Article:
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What Does ‘Denuclearization’ Mean in the Negotiations for an End to the Korean War?

Ending US occupation of South Korea

Given the long history of US basing nuclear weapons in South Korea, it would be understandable for Kim to worry about leaving those troops there. What the US has in South Korea is not really meant to be a bulwark against another North Korean invasion. After all, given China’s enormous influence over what US American journalists have long called the “hermit kingdom,” any attack on the North on the South these days is highly unlikely. Besides, what in the final analysis would 28,000 troops do against an army of over one million, backed by China? Rather, the US has, since the Korean War Armistice in 1953, used its bases in South Korea as a platform for strategic threats against both China, the USSR and later, Russia. As long as those bases are there, maintained and operated by those 28,000 US troops, it is easy on short notice to move in nuclear-capable aircraft and ships that would put American nuclear weaponry on China’s and Russia’s doorsteps. Those bases also give the US the ability, should it wish, to bring in weapons that would threaten North Korea with either nuclear or non-nuclear obliteration on short notice (as witness the giant bombs the Pentagon was recently said to be moving within range of the North when Trump was threating Kim with “fire and fury” just a few months back).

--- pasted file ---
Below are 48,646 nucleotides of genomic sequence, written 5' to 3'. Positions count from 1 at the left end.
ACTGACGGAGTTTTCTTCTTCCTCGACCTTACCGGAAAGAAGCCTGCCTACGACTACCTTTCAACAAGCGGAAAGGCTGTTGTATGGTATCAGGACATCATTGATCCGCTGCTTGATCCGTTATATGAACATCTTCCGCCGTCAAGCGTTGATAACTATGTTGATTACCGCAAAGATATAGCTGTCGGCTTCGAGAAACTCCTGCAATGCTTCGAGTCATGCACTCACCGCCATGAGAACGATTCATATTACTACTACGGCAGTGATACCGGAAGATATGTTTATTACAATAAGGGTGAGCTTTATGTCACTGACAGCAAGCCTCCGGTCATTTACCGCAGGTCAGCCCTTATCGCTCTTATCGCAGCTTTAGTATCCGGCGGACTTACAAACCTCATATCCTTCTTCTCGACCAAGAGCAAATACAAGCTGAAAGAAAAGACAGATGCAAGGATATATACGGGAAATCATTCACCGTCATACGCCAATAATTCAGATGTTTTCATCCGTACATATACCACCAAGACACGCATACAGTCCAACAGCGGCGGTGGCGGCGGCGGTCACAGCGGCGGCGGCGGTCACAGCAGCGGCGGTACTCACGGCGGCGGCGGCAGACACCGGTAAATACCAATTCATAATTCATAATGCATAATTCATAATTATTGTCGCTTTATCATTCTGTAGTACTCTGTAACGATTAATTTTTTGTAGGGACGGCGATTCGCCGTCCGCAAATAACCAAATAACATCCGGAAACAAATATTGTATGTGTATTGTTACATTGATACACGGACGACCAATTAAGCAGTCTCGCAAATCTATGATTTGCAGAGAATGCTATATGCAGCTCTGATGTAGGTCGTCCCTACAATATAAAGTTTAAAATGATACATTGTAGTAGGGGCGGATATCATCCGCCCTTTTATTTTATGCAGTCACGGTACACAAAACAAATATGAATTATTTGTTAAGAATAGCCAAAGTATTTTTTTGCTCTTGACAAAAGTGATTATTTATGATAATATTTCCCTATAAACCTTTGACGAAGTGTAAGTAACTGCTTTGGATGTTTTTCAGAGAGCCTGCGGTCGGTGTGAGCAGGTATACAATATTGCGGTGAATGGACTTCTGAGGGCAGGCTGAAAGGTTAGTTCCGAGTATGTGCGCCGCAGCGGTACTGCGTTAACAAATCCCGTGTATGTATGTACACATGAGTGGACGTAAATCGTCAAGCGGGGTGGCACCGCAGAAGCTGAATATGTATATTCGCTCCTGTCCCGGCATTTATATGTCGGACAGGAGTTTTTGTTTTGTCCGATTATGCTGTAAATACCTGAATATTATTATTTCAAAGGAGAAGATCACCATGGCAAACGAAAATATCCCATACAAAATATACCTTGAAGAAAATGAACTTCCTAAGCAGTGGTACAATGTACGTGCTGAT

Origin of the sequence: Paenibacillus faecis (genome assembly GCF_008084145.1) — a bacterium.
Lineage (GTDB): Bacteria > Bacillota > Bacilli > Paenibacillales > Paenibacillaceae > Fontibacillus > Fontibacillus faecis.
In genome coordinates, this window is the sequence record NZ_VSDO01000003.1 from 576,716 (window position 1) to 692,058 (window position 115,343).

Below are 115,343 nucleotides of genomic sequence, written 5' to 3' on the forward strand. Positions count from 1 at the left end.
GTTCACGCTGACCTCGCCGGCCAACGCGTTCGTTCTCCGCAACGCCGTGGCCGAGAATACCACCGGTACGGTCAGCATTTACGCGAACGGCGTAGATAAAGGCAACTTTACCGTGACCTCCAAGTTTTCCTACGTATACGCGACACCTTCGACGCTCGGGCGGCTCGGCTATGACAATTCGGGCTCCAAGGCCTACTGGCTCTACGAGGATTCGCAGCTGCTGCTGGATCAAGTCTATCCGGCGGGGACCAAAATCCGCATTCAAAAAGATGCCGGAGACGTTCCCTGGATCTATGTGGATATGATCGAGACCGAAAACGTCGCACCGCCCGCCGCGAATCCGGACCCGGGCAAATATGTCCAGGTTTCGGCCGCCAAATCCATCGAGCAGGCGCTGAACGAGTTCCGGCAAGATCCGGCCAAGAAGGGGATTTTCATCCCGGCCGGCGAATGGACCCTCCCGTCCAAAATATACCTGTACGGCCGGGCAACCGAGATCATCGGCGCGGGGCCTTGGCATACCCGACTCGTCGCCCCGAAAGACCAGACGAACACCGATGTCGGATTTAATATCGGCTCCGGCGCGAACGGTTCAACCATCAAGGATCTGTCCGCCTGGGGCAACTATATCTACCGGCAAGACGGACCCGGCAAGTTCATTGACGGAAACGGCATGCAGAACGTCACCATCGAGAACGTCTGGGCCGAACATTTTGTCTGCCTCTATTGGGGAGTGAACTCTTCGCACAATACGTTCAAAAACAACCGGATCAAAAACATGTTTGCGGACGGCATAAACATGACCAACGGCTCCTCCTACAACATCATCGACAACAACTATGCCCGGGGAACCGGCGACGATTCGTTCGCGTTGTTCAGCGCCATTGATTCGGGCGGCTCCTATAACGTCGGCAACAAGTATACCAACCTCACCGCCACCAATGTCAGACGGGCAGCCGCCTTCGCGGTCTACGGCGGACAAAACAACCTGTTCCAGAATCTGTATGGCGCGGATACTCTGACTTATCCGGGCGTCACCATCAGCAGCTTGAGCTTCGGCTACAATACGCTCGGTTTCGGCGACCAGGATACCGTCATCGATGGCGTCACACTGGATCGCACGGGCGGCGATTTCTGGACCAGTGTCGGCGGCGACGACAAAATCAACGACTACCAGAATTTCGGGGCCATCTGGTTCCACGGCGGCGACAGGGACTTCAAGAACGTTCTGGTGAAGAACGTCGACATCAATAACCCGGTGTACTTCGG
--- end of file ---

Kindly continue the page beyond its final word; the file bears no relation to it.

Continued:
Kim, no doubt (who received an excellent education in Switzerland in his youth), has a lot of history in mind as he negotiates with the US. It’s a history of his country’s having been completely leveled during the Korean War, to the extent that towards the end of the conflict US bomber pilots were returning to Japan and other bases with full loads of bombs that they were emptying into the ocean for safety’s sake before landing, because they couldn’t find any targets to hit anymore. Every footbridge and two-story building in the North had been destroyed, along with the death of one-third of the population. There’s also the history of the US invading and destroying countries whose leaders don’t kowtow properly to US demands, from Nicaragua, Grenada and Panama to Iraq, Libya and lately Syria. And Kim certainly also has Iran in mind, where an agreement was reached by six countries led by the US with the Iranian government under which Iran agreed to halt its processing of nuclear fuel, and to hand over to Russia all of its enriched uranium and plutonium, in return for a lifting of sanctions, only to have the next US president back out of lifting the sanctions, and then to threaten to back out of the agreement altogether, with an attack on Iran being raised as a possible option.

It would be truly shocking if, given all this history, Kim were to agree to simply get rid of the nuclear weapons and missiles his country has recently successfuly developed while allowing the US to continue its military basing in and its operational control of the military of South Korea, all on a promise that the US would not attack the North anytime in the future.

US agreements these days are widely seen as not being worth much, and that is certain to be a concern for the Kim government as it negotiates with the US and confronts US demands that it give up its nuclear weapons.

story | by Dr. Radut